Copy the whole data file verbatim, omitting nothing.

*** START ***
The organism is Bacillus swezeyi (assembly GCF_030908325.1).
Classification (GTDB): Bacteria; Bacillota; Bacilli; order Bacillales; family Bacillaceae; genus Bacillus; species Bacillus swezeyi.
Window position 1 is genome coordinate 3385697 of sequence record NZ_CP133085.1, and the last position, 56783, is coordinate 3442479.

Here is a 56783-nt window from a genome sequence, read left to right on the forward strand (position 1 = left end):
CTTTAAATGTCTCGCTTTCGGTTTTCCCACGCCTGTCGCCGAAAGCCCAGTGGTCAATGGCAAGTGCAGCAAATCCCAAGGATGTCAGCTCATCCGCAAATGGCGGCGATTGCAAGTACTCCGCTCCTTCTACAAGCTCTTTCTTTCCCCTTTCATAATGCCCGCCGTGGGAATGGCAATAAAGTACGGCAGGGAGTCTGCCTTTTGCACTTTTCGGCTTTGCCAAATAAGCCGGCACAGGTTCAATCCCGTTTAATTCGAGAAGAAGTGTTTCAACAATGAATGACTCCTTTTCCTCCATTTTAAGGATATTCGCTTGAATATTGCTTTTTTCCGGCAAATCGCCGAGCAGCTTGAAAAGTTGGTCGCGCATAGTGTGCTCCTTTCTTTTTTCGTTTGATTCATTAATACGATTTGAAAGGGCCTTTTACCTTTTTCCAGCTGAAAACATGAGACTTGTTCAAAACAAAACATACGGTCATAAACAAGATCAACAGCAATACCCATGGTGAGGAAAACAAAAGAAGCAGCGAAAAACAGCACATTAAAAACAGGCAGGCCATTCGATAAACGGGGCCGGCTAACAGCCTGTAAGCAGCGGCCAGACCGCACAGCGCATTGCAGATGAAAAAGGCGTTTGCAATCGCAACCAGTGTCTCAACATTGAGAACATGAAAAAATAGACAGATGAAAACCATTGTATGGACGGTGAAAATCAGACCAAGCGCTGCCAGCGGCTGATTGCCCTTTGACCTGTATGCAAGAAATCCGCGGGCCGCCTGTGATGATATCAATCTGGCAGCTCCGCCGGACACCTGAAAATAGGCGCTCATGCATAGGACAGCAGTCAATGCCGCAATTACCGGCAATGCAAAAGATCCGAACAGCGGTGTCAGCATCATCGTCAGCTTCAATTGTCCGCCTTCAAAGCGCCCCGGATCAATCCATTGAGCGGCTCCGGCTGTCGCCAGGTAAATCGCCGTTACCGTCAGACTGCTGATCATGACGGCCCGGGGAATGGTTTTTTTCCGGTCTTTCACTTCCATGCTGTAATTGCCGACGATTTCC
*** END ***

The organism is Bacillus swezeyi (assembly GCF_030908325.1).
Classification (GTDB): Bacteria; Bacillota; Bacilli; order Bacillales; family Bacillaceae; genus Bacillus; species Bacillus swezeyi.
Window position 1 is genome coordinate 3385697 of sequence record NZ_CP133085.1, and the last position, 56783, is coordinate 3442479.

Here is a 56783-nt window from a genome sequence, read left to right on the forward strand (position 1 = left end):
CTTTAAATGTCTCGCTTTCGGTTTTCCCACGCCTGTCGCCGAAAGCCCAGTGGTCAATGGCAAGTGCAGCAAATCCCAAGGATGTCAGCTCATCCGCAAATGGCGGCGATTGCAAGTACTCCGCTCCTTCTACAAGCTCTTTCTTTCCCCTTTCATAATGCCCGCCGTGGGAATGGCAATAAAGTACGGCAGGGAGTCTGCCTTTTGCACTTTTCGGCTTTGCCAAATAAGCCGGCACAGGTTCAATCCCGTTTAATTCGAGAAGAAGTGTTTCAACAATGAATGACTCCTTTTCCTCCATTTTAAGGATATTCGCTTGAATATTGCTTTTTTCCGGCAAATCGCCGAGCAGCTTGAAAAGTTGGTCGCGCATAGTGTGCTCCTTTCTTTTTTCGTTTGATTCATTAATACGATTTGAAAGGGCCTTTTACCTTTTTCCAGCTGAAAACATGAGACTTGTTCAAAACAAAACATACGGTCATAAACAAGATCAACAGCAATACCCATGGTGAGGAAAACAAAAGAAGCAGCGAAAAACAGCACATTAAAAACAGGCAGGCCATTCGATAAACGGGGCCGGCTAACAGCCTGTAAGCAGCGGCCAGACCGCACAGCGCATTGCAGATGAAAAAGGCGTTTGCAATCGCAACCAGTGTCTCAACATTGAGAACATGAAAAAATAGACAGATGAAAACCATTGTATGGACGGTGAAAATCAGACCAAGCGCTGCCAGCGGCTGATTGCCCTTTGACCTGTATGCAAGAAATCCGCGGGCCGCCTGTGATGATATCAATCTGGCAGCTCCGCCGGACACCTGAAAATAGGCGCTCATGCATAGGACAGCAGTCAATGCCGCAATTACCGGCAATGCAAAAGATCCGAACAGCGGTGTCAGCATCATCGTCAGCTTCAATTGTCCGCCTTCAAAGCGCCCCGGATCAATCCATTGAGCGGCTCCGGCTGTCGCCAGGTAAATCGCCGTTACCGTCAGACTGCTGATCATGACGGCCCGGGGAATGGTTTTTTTCCGGTCTTTCACTTCCATGCTGTAATTGCCGACGATTTCC